Wangechi Mutu 
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posted 21. Oct 2021


20. Oct 202124. Oct 2021
20 — 24 OCTOBER 2021 **PARIS INTERNATIONALE 2021** Paris Internationale is pleased to announce its 2021 edition, taking place from 20 to 24 October 2021 at 186 avenue Victor Hugo. A professional preview will take place on Tuesday, October 19. For its seventh edition, Paris Internationale welcomes back longstanding collabo- rators such as e.g. greengrassi (London), Kendall Koppe (Glasgow), KOW (Berlin), Misako & Rosen (Tokyo), Stereo (Warsaw) or Veda (Florence), as well as exciting new exhibitors e.g. Crisis (Lima), Delgosha (Tehran), Ginsberg Galeria (Lima), Grey Noise (Dubai), LC Queisser (Tbilisi), Piedras (Buenos Aires) or First Floor Gallery (Harare). All galleries are bringing solo or duo presentations to an intimate and welcoming setting in a residential building on avenue Victor Hugo in Paris’ 16th arrondisse- ment to the west of the Eiffel Tower. As every year, Paris Internationale is also supporting the major contribution of non-profit spaces and invited Blitz (Valletta), Rhizome (Algiers) or Selebe Yoon (Dakar) and Studiocur/art (Beirut/Paris) to the fair. This year’s public programs will feature the third itération of Daily Dérives, a series of commented visits and a curated program of conversations. Overseen by Anissa Touati, who has recently joined the team as Curator-at-large, the talks focus on tactics of togetherness while imagining new futures. The full schedule will be announced this week-end. As part of its support to the young French art scene, this edition will be an op- portunity for the Emerige Endowment Fund to exhibit works by the winners of the Emerige Revelation Grant. The 7th edition of Paris Internationale is also supported by Fondation d’entreprise Galeries Lafayette and Métier. Paris Internationale has also further developed the website to provide a properly pleasurable experience of the galleries’ presentations in viewing rooms allowing for ample contextual material that will be available until October 31st. A cornerstone of the city’s cultural agenda, Paris Art Week brings an unparalleled energy to the great galleries and cultural institutions of Paris each October. We are happy to be back with a great fully irl edition of Paris Internationale in this context and look forward to seeing you. « After these long months of lock-down which allowed us to question the way we work, it seems more important than ever to celebrate our community of artists and galleries, and the vivacity of Paris as an art capital » Silvia Ammon, Director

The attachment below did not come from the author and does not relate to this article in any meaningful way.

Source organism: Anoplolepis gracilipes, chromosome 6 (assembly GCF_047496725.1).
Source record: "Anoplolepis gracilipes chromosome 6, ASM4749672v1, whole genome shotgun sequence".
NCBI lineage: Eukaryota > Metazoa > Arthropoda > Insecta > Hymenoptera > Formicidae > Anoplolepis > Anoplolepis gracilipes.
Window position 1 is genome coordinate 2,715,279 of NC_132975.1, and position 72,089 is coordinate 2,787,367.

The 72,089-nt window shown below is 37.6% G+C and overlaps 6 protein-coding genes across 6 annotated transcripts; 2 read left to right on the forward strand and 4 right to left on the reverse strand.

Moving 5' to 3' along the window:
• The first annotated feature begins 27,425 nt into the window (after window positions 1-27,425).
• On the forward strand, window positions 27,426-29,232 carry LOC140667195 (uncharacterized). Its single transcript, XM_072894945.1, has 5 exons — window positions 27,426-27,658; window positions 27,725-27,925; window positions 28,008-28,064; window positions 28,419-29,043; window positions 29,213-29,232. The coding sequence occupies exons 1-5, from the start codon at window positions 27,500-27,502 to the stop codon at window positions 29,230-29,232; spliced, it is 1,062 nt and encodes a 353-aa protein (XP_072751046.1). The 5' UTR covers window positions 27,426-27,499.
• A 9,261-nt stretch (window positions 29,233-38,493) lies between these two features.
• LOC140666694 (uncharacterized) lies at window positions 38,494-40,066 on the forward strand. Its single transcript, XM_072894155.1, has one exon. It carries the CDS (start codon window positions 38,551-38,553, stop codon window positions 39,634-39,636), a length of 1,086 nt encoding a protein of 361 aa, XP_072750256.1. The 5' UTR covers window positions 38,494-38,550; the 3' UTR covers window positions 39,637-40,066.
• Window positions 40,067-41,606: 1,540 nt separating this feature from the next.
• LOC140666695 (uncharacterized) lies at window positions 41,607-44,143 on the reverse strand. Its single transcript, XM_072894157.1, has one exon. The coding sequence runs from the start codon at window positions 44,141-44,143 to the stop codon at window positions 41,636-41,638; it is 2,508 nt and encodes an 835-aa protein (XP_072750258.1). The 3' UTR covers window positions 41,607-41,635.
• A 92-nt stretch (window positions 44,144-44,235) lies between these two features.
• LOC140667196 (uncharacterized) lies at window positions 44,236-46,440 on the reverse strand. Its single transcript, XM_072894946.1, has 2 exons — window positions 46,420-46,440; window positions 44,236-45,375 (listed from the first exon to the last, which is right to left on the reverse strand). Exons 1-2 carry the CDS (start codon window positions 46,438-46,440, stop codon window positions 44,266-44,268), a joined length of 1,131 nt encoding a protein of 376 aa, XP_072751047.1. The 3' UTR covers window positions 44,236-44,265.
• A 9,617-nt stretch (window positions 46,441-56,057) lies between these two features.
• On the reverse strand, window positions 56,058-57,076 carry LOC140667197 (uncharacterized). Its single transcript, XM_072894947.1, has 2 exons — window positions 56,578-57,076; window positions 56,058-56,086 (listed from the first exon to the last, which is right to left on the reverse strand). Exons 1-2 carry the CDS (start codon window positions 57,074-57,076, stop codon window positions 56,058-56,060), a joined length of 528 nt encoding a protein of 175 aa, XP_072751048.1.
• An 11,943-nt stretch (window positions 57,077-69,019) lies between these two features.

16, rue Alfred de Vigny
75008 Paris

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posted 20. Oct 2021

Éric Baudelaire. Death Passed My Way and Stuck This Flower in My Mouth

11. Sep 202128. Nov 2021